package application;

import javafx.beans.property.SimpleStringProperty;

public class Customer {
  private final SimpleStringProperty firstName;
  private final SimpleStringProperty lastName;
  private final SimpleStringProperty phone;
  
  
  public Customer(
      String firstName,
      String lastName,
      String phone
      ) {
    this.firstName = new SimpleStringProperty( firstName );
    this.lastName = new SimpleStringProperty( lastName );
    this.phone = new SimpleStringProperty( phone );
  }
  
  
  public String getFirstName() {
    return firstName.get();
  }
  
  public void setFirstName(String firstName) {
    this.firstName.set( firstName );
  }
  
  
  
  public String getLastName() {
    return lastName.get();
  }
  
  public void setLastName(String lastName) {
    this.lastName.set( lastName );
  }
  
  
  
  public String getPhone() {
    return phone.get();
  }
  public void setPhone(String phone) {
    this.phone.set( phone );
  }
}

As you can see, there really isn’t anything tricky about the POJO, other than using the property objects from the javafx.beans.property package.

Now, let’s create the data source. This data could easily come from a database, a restful service, or anywhere really. I’ve hardcoded the data for our TableView to use just for simplicity. I’ve placed the data in a class conveniently called DataSource.

package application;

import javafx.collections.FXCollections;
import javafx.collections.ObservableList;

public class DataSource {
  
  private final ObservableList<Customer> data = 
      FXCollections.observableArrayList();
  
  public ObservableList<Customer> getData() {
    return data;
  }

  public DataSource() {
    data.add(new Customer("Bob", "Smith", "800.123.4567"));
    data.add(new Customer("Joe", "Glow", "800.123.4568"));
    data.add(new Customer("Jenny", "Ihop", "800.123.4569"));
  }
}

Note the ObservableList that is created from the FXCollections.observableArrayList() method. We need that special observable list for the TableView and TableColumns to have access to our data.

Okay, now to hook everything up with the Controller. Modify your skeleton code in your TableView’s controller to read as follows.

package application;

import javafx.collections.ObservableList;

/**
 * Sample Skeleton for 'TableView.fxml' Controller Class
 */

import javafx.fxml.FXML;
import javafx.scene.control.TableColumn;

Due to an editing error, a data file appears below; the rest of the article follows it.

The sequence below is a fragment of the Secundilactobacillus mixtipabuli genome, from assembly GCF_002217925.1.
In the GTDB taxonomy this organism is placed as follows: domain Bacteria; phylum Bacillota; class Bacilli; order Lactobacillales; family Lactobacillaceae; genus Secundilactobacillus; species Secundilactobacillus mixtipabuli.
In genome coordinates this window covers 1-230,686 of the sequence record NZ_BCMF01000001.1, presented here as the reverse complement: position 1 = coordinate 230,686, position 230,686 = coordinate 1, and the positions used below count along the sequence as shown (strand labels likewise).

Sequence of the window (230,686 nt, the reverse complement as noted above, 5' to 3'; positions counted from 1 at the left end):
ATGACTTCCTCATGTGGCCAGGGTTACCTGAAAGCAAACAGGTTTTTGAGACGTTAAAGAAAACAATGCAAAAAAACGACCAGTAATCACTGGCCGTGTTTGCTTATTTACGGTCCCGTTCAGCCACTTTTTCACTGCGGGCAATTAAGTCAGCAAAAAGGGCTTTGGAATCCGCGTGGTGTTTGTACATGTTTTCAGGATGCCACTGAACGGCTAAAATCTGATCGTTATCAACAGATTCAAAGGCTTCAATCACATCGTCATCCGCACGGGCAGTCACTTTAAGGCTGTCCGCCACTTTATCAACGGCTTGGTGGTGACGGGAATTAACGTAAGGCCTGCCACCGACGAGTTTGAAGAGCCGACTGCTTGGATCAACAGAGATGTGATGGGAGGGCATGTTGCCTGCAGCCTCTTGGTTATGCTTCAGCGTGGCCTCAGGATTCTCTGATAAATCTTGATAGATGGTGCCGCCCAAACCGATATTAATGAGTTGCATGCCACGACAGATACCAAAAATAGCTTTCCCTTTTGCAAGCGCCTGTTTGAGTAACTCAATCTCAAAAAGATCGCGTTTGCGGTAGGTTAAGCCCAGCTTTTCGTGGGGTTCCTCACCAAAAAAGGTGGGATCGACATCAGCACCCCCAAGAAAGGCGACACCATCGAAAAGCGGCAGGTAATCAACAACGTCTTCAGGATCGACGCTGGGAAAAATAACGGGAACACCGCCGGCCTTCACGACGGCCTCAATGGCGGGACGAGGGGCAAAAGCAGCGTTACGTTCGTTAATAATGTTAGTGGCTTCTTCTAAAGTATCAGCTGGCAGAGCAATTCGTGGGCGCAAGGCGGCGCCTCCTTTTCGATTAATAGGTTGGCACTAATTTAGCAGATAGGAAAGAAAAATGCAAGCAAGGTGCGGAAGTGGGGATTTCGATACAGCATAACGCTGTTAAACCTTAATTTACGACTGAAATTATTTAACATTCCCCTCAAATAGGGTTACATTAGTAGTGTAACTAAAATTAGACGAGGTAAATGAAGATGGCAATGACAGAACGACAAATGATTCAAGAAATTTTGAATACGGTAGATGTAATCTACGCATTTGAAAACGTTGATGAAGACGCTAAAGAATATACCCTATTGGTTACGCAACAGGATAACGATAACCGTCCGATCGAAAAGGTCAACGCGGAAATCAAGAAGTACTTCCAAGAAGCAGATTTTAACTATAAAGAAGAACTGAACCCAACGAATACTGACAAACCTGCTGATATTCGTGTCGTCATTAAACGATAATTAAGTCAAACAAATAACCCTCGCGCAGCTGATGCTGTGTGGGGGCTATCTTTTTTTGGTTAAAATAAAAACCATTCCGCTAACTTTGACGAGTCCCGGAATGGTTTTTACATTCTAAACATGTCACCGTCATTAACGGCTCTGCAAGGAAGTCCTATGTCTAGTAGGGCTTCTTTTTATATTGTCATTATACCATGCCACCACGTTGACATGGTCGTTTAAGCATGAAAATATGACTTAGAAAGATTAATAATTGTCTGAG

import javafx.scene.control.TableView;
import javafx.scene.control.cell.PropertyValueFactory;

public class TableController {

    @FXML // fx:id="customerTable"
    private TableView<Customer> customerTable;

    @FXML // fx:id="firstNameColumn"
    private TableColumn<Customer, String> firstNameColumn;

    @FXML // fx:id="lastNameColumn"
    private TableColumn<Customer, String> lastNameColumn;

    @FXML // fx:id="phoneNumberColumn"
    private TableColumn<Customer, String> phoneNumberColumn;

    @FXML //basically works like an onload() method
    protected void initialize() {
      
      //setting up the columns
      PropertyValueFactory<Customer, String> firstNameProperty = 
          new PropertyValueFactory<Customer, String>("firstName");
      
      PropertyValueFactory<Customer, String> lastNameProperty = 
          new PropertyValueFactory<Customer, String>("lastName");
      
      PropertyValueFactory<Customer, String> phoneNumberProperty = 
          new PropertyValueFactory<Customer, String>("phone");
      
      firstNameColumn.setCellValueFactory( firstNameProperty );
      lastNameColumn.setCellValueFactory( lastNameProperty );
      phoneNumberColumn.setCellValueFactory( phoneNumberProperty );
      
      //setting up the table data source
      DataSource data = new DataSource();
      ObservableList<Customer> tableItems = data.getData();
      customerTable.setItems( tableItems );
    }
}

A little bit of explaining is in order here.

The @FXML annotations allow the FXML UI elements to be injected into the controller class. That way the controller class has access to the JavaFX TableView and the three JavaFX TableColumn objects.

The @FXML before the initialize() method tells JavaFX to call the method after the FXML is loaded. We use the initialize() method to associate each column with the POJO element it should get it’s data from. That’s what all that PropertyValueFactory and setCellValueFactory() code is about. Next we set the data source of the TableView as being the ObservableList we created in the DataSource class.

That’s really all there is to JavaFX TableView creation and data population. Keep checking back for additional JavaFX tutorials. I’m sure more than one will be about TableViews.